Well, the company keeps a firm lid on that too. It runs all its operations out of a central warehouse in its home city of Kolkata. It has local artisans and craftsmen who do the work. And it maintains only 25 designers on its payroll. And since the company is all about efficiency, it has been able to slash costs by automating its supply chain — from procuring fabrics from vendors, to replenishing stores with new stocks, and even assigning tasks to their jobbers who create the apparel.
And all this has worked spectacularly for the company.
Since its IPO in February, Vedant Fashions has only seen green. Its shares have zoomed by over 60% and shattered targets set by brokerages. It seems everyone’s only seeing the bull case with some fund managers calling it the next Titan! But there are some issues.
- There’s the valuation for starters. It’s trading at over 100 times its FY22 earnings. Meaning people are willing to pay ₹100 for every ₹1 that the company makes. And that’s crazy.
- Then there’s the concentration risk. While the company has nearly 600 exclusive brand outlets, the top five franchisees account for 30% of revenues.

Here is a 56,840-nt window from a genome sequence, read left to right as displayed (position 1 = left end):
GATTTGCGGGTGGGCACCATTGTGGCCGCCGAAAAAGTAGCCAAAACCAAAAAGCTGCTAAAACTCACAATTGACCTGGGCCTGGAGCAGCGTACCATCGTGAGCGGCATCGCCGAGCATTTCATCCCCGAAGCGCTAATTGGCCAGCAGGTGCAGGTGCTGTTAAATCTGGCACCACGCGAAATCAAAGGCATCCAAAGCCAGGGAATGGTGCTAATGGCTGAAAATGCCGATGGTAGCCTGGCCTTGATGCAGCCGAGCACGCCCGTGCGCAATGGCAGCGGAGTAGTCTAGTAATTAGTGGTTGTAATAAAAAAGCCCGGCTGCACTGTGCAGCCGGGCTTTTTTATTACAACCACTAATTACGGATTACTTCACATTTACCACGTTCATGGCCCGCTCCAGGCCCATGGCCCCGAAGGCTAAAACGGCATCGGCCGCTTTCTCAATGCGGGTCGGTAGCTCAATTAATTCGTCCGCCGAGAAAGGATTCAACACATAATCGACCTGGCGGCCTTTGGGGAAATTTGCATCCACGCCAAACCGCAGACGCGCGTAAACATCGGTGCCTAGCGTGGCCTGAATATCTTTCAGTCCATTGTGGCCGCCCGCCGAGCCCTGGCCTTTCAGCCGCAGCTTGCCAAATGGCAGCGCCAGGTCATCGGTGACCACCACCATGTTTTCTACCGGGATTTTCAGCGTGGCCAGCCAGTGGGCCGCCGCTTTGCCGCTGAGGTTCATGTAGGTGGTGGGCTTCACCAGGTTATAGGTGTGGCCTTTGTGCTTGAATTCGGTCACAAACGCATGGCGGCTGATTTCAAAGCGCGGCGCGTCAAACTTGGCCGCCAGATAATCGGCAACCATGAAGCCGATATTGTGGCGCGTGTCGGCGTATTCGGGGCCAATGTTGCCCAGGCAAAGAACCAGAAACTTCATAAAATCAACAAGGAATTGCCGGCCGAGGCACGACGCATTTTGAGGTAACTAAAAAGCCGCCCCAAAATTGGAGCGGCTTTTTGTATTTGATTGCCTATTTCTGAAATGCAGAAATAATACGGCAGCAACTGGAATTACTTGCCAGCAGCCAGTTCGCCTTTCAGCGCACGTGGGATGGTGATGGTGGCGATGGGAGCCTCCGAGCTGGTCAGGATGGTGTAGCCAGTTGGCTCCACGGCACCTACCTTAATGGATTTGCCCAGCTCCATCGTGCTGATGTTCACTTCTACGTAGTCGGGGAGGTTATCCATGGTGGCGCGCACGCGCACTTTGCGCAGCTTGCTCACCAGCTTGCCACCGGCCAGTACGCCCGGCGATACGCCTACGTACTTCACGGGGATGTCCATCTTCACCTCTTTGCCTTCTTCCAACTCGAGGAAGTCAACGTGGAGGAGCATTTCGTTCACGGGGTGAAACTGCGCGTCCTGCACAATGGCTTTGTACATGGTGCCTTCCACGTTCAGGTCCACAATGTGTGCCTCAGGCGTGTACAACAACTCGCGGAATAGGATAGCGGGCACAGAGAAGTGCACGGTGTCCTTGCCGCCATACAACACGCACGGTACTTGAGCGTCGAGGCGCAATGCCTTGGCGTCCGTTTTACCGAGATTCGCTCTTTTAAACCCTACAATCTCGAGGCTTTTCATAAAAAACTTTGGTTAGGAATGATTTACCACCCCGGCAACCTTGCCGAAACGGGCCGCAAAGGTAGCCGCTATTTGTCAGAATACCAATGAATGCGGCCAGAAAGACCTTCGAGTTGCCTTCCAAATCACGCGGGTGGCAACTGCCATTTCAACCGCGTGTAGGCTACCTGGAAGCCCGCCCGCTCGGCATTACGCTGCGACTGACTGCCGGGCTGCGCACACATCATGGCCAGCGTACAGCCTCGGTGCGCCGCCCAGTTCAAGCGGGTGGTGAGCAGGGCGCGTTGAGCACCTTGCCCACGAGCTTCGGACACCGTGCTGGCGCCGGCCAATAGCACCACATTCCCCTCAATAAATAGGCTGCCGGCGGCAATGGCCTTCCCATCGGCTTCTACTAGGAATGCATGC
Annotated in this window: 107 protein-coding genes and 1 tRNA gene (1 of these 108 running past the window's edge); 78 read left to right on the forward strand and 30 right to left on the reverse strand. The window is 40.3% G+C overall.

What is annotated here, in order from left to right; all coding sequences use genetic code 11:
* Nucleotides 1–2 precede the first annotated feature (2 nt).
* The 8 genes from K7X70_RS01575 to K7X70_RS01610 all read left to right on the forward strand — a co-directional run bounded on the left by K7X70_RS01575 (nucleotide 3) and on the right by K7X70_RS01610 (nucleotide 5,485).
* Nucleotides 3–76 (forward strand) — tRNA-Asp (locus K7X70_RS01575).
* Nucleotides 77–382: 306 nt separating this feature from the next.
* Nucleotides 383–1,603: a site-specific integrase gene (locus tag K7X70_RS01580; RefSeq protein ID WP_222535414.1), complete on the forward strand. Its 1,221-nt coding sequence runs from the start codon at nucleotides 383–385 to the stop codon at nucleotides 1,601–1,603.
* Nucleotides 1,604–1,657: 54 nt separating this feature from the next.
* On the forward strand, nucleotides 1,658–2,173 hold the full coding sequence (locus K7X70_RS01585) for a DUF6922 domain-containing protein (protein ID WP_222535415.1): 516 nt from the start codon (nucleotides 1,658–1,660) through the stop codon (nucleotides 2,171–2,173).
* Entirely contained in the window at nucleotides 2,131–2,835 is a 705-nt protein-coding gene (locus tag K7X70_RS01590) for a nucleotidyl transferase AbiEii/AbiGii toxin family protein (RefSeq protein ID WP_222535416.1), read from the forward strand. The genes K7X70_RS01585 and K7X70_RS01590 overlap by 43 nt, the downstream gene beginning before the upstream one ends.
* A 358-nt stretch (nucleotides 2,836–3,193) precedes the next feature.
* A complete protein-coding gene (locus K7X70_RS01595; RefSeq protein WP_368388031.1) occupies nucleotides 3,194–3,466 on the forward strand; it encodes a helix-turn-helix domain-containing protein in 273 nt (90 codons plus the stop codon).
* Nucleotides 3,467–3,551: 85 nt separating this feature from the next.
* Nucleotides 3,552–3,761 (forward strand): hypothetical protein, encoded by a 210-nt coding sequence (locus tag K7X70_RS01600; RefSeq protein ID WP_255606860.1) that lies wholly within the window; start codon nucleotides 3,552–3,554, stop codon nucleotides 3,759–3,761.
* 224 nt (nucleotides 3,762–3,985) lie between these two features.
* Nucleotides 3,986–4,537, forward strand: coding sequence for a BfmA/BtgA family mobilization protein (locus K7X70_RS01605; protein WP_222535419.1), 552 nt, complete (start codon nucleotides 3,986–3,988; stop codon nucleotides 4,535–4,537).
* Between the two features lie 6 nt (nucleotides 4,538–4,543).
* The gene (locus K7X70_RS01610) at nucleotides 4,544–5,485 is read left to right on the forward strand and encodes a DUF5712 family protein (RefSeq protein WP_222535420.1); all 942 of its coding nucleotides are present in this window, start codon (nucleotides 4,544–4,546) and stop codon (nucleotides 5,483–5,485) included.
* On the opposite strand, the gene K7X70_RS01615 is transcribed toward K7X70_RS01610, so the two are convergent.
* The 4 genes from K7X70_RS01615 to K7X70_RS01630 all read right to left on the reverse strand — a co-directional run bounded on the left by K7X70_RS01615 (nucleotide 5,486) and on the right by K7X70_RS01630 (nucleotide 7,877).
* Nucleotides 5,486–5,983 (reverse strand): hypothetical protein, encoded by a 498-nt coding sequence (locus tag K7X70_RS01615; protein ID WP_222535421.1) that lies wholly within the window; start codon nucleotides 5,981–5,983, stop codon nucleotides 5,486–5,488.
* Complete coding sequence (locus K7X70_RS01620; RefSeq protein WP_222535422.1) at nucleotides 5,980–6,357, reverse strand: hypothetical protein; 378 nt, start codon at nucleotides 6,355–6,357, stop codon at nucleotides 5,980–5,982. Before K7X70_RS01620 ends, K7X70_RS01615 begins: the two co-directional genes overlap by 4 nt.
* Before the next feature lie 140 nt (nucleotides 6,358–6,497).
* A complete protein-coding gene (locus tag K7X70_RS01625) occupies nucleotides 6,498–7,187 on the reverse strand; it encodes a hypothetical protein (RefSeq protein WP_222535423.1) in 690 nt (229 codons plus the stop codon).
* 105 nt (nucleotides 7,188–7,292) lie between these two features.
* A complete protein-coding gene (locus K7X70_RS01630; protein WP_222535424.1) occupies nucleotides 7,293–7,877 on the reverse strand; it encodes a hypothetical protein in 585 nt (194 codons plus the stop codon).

- And while being completely based in Kolkata has helped Vedant Fashions become more efficient, the geographical concentration has a flip side. Natural or manmade disasters could have a significant impact on their supply chain.
- There’s also the competition. Big names like Reliance Retail and Aditya Birla have noticed that the organized wedding apparel market is still in its nascent stages. And they don’t want to miss out. So Reliance has been aggressively acquiring various established designers in the recent past. We’re talking brands like Manish Malhotra, Abu Jani-Sandeep Khosla, Ritu Kumar, and Satya Paul. Even Aditya Birla has struck deals with Sabyasachi, Tarun Tahiliani, and Shantanu & Nikhil to grab a piece of this pie.
So yeah, Vedant Fashions is sitting in a very pretty place right now. But will this purple patch continue? You let us know.
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Ditto Extras: How a customer review changed the way we pitch Ditto
A few weeks ago, a customer put out a tweet thread explaining why they enjoyed Ditto so much. You can read the review yourself.
Needless to say, this was an extremely well-thought-out review. But it also did something else for us. It changed our perception of Ditto — the very product that we’d built. Until recently, we’d market Ditto by spelling out in bold “How you can book a free call to discuss all things insurance.” The focus was on the word “free.” After all, why wouldn’t you take free insurance advice if you’re out on the market looking for insurance.